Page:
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Horror accident on the B1063 near Wickhambrook leads to calls to fix Suffolk's 'death-trap' potholes

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A couple are calling for action after a pothole sent them flying from their road bikes.

Bettina Scarlata, 49, and husband Mark,48, were cycling into Wickhambrook, Suffolk, on July 17, when they both hit the four inch deep, two feet wide, four feet long pothole, on the B1063.

Mark Scarlata, a priest and teacher, was thrown from his brand new Factor road bike and suffered six broken ribs, a broken collar bone, a fractured spine, and a fractured finger.

Bettina and Mark Scarlata after the accident. Picture courtesy of the Scarlata family.
Bettina and Mark Scarlata after the accident. Picture courtesy of the Scarlata family.

Wife Bettina suffered traumatic head injury and shattered elbows, and has no memory of the accident after suffering concussion.

“Mark is now immobile as he recovers and the doctors thought most certainly, I would have been dead, or have lifelong brain damage, if I hadn’t been wearing a helmet,” said Mrs Scarlata, a heritage school worker.

“They still don’t know if I will regain full use of my arm, which now has metal plates, and Mark has a CT scan coming up for another look at his spine.

Locals say the four feet long by two feet wide pothole has been there for "some time" and had been getting bigger.
Locals say the four feet long by two feet wide pothole has been there for "some time" and had been getting bigger.

“Mark hit the pothole first and then I did seconds later and we both went flying off our bikes.

"I have no memory of the accident and just remember waking up in hospital.

"We were both there for four days in total."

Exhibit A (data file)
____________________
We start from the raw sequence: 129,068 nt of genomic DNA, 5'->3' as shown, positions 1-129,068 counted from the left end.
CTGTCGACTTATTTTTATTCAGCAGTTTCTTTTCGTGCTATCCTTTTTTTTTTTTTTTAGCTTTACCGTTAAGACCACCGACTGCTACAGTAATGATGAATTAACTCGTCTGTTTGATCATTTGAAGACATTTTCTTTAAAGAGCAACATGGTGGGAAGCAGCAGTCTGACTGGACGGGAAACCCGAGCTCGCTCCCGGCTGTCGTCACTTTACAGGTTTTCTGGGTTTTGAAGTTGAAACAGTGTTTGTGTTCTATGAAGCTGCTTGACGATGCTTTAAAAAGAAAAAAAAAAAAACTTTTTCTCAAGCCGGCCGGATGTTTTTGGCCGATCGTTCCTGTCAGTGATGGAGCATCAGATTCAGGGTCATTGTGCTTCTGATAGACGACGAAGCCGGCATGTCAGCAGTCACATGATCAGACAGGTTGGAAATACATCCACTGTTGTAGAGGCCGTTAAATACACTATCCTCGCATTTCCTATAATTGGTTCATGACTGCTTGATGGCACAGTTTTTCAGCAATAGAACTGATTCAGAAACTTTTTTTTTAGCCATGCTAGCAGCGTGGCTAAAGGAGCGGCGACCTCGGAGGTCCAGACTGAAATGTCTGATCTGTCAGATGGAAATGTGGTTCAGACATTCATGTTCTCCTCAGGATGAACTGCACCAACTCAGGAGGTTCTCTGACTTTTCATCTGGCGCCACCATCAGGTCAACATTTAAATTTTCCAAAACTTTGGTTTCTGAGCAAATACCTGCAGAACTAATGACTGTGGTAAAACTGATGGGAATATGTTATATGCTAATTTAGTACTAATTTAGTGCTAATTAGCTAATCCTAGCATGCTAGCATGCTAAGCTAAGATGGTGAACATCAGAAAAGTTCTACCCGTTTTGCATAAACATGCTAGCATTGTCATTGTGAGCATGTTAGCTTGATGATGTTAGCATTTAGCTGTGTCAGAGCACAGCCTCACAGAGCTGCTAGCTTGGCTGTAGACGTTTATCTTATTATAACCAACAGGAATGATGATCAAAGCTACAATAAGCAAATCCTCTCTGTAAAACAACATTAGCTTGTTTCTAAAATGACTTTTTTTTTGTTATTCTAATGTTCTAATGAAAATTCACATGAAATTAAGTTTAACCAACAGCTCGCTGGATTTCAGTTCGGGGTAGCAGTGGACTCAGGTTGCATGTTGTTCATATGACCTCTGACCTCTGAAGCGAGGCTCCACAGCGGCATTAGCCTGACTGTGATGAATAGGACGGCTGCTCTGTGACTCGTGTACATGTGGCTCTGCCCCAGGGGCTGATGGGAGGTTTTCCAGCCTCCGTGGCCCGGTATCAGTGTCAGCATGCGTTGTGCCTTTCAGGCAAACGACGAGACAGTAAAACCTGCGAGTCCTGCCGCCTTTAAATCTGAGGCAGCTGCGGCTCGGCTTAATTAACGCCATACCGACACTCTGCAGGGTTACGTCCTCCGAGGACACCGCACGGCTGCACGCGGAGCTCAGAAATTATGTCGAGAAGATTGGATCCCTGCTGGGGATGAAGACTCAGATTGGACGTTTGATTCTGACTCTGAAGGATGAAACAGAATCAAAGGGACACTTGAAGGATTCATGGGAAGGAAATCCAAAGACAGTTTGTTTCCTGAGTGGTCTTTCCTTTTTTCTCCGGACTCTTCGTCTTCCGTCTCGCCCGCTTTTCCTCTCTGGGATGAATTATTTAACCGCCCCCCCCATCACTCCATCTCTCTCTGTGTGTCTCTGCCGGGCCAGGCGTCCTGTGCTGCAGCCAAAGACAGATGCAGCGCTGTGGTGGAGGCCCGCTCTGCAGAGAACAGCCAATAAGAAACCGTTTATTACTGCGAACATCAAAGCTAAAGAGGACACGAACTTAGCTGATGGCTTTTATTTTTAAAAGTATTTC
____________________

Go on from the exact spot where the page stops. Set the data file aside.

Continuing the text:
Mrs Scarlata, added: "Potholes are just death traps and if the council don’t do something about them, someone will eventually lose their life, as we nearly did - the parents of three children.

The couple, from Cambridge, were taken by ambulance to West Suffolk Hospital.

Keen and experienced cyclists, they were riding an 80km route and were travelling around 25mph when they hit the pothole.

The Scarlata family before on the accident.
The Scarlata family before on the accident.

A recent Suffolk News investigation found that Suffolk County Council paid out £383,041 between 2015 and 2020 after 712 claims were made for damages and injuries caused by potholes and damaged roads.

In response to the investigation, a spokesman for the county council said it couldn't comment on the figures, but added: "At Suffolk Highways we continue to focus our efforts on repairing potholes and despite a challenging year due to the pandemic, we managed to repair even more potholes over the past 12 months compared to previous years.

"We have invested in extra resource and work to repair potholes as soon as we can."

Gemma Jones, who lives in Boyden End, near the B1063, and who was first on the scene, said the pothole had been there for “some time” and had been getting bigger.

“That stretch of road has always been pretty bad," she said.

"I thought the couple had been hit by a car and could see it was pretty serious, and called an ambulance straight away."

A spokesman for Suffolk Highways said in relation to the Scarlata's accident: “We are very sorry to hear of the accident in Wickhambrook and wish the couple involved a quick recovery.

“The pothole had been inspected, marked up and was awaiting repair in line with our maintenance policy.

"However, in light of the incident our teams have carried out a temporary fix prior to a more permanent repair in the coming weeks.

"Although we repair many thousands of potholes every year, unfortunately not all potholes can be eradicated at once which is why we encourage all road users to take extra care and drive to the conditions of the road.

“Our teams regularly inspect all roads across the county, however we cannot be everywhere at once - so if anyone sees a pothole that needs repairing, report it at www.highwaysreporting.suffolk.gov.uk.”

A spokesperson for Wickhambrook Parish Council, said: "We are working hard to address any road safety issues reported to us, and engage proactively with Suffolk Highways, the agency responsible for maintaining our roads.

"We hope that the cyclists injured on this occasion make a speedy and complete recovery."

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